To begin the design process, our framework designer would likely begin with what is called a category diagram. Category diagrams are used to describe high level framework mechanisms, and how those mechanisms relate to one another. FIG. 1 is a category diagram for the example framework ZAF. The notation used in FIG. 1, and that used in the other figures of this specification, is explained in detail in the Notation section at the end of this specification (pages 20-25). Each mechanism in a category diagram represents groupings of objects that perform a particular function. For the purposes of illustration, assume that our framework designer decides that ZAF should be made up of four high level mechanisms: a zoo administration mechanism, a zoo keeper mechanism, an animal mechanism, and a containment unit mechanism.
As shown in FIG. 1, the zoo administration mechanism has been designed to use the zoo keeper mechanism to administer the zoo. The zoo administration mechanism is therefore said to have a using relationship with the zoo keeper mechanism. (Again, please refer to the notation section of this specification for an explanation of this relationship and the other notation used in this specification.)
As discussed, the zoo administration mechanism has been designed to have responsibility for overall control of ZAF. Accordingly, the zoo administration mechanism is responsible for scheduling the operation of the zoo keeper mechanism. Note also that our framework designer designed the zoo administration mechanism to be a core function of ZAF, which means that it has been designed such that it will not be subject to potential customization and extension. The C in the category box denotes this fact. Please note further that the uses relationship between the zoo administration mechanism and the zoo keeper mechanism has also been designed such that it is not available for ultimate customization by the framework consumer.
The zoo keeper mechanism has been designed to be generally responsible for the care and feeding of the zoo animals. Accordingly, it uses the animal and containment unit mechanisms to perform its tasks. However, unlike the design of the zoo administration mechanism, our framework designer has designed the zoo keeper mechanism to be extensible function, which again means that the zoo keeper mechanism has been designed to be available for modification and/or extension by the framework consumer to address future care and feeding requirements. This fact is denoted by the E in the zoo keeper mechanism category box.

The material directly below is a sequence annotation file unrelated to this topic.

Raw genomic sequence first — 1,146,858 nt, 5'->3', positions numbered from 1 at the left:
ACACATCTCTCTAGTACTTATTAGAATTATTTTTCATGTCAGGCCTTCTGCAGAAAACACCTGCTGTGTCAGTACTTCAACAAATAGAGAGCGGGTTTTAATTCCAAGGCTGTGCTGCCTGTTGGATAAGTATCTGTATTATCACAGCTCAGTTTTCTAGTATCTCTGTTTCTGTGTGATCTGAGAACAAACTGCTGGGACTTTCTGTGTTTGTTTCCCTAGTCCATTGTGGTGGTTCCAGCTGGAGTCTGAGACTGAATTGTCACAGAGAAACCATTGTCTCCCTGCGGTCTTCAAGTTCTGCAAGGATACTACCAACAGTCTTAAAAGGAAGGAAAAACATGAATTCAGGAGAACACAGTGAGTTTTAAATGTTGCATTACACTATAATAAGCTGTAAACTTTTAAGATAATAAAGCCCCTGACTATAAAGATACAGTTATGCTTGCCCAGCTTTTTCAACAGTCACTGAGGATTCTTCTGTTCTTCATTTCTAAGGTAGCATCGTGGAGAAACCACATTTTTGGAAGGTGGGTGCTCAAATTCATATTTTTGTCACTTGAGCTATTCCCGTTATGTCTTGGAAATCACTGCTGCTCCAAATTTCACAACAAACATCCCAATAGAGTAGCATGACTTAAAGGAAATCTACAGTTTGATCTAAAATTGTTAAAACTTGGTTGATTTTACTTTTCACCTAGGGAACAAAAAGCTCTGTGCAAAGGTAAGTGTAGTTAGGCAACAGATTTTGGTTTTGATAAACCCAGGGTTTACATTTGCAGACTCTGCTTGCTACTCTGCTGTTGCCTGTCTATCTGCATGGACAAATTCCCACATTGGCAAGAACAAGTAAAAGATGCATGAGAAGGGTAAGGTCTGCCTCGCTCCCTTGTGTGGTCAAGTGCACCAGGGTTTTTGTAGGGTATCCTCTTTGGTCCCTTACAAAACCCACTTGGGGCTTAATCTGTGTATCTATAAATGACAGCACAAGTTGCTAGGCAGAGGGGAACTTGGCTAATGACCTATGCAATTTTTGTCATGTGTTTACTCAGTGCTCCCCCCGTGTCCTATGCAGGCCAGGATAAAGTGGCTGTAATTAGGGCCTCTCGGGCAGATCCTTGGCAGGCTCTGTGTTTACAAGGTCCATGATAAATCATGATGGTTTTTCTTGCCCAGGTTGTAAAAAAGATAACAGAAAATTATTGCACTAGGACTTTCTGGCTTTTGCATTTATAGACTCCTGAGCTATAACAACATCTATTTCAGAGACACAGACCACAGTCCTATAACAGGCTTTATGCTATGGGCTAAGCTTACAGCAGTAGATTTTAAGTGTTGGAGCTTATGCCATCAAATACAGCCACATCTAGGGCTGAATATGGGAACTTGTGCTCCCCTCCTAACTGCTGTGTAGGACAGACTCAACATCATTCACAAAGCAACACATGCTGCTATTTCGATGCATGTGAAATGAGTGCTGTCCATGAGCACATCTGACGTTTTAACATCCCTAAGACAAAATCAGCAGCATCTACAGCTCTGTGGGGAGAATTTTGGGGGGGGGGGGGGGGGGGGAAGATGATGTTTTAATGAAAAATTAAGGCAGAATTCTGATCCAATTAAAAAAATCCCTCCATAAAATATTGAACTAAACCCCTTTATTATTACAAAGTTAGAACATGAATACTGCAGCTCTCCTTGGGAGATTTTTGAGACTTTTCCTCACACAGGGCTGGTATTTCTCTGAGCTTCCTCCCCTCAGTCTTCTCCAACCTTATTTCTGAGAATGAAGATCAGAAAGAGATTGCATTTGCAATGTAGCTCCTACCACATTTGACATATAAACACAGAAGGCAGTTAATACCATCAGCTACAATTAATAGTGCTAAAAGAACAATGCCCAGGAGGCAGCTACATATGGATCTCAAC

Our framework designer has designed the animal mechanism to represent the animal side of the interaction between zoo animals and zoo keepers. Since the animal population in the zoo is something that changes on a regular basis, the animal mechanism has similarly been designed as an extensible function. The containment unit mechanism interacts with the zoo keeper mechanism by representing individual containment units such as pens, tanks, and cages. Like the animal mechanism, the containment unit mechanism has been designed as an extensible function such that it can handle future customization and extension requirements. Please note here, however, that even though the zoo keeper, zoo animal, and containment unit mechanisms have all been designed as extensible function, the relationships between the mechanisms have been designed to be a core function of ZAF. In other words, even though it is desirable to give ZAF's consumers flexibility relative to the zoo keeper, zoo animal, and containment unit mechanisms, it is not desirable to allow ZAF's consumers to change how these mechanisms relate to one another.
Our framework designer would next design the classes and relationships that make up the mechanisms shown on FIG. 1. A class is a definition of a set of like objects. As such, a class can be thought of as an abstraction of the objects or as a definition of a type of object. From the view of a computer system, a single object represents an encapsulated set of data and the operation or a group of operations that are performed by a computer system upon that data. In fact, in a secure computer system, the only access to the information controlled by an object is via the object itself. This is why the information contained in an object is said to be encapsulated by the object.
Each class definition comprises data definitions that define the information controlled by the object and operation definitions that define the operation or operations performed by objects on the data that each object controls. In other words, a class definition defines how an object acts and reacts to other objects by defining an operation or set of operations that is/are performed on the defined data. (Please note that operations are sometimes called methods, method programs, and/or member functions.) When taken together, the defined operation(s) and data are said to be the behavior of the object. In essence, then, a class definition defines the behavior of its member object or objects.
FIG. 2 is an OO class diagram that shows the fundamental classes that our framework designer has designed for ZAF. Each class representation includes its relationship to the mechanisms shown on FIG. 1. For example, we can see that the zoo keepers class is denoted as being from Zoo Keeper Mechanism. The fundamental classes of ZAF include: the zoo administrator class, which is part of the zoo administration mechanism; the zoo keeper registry class, which is also part of the zoo administration mechanism; the animal registry class, which is part of the zoo keeper mechanism; the zoo keepers class, which is also part of the zoo keeper mechanism; the containment unit registry class, which is also part of the zoo keeper mechanism; the animals class, which is part of the animal mechanism; and the containment unit class, which is part of the containment unit mechanism.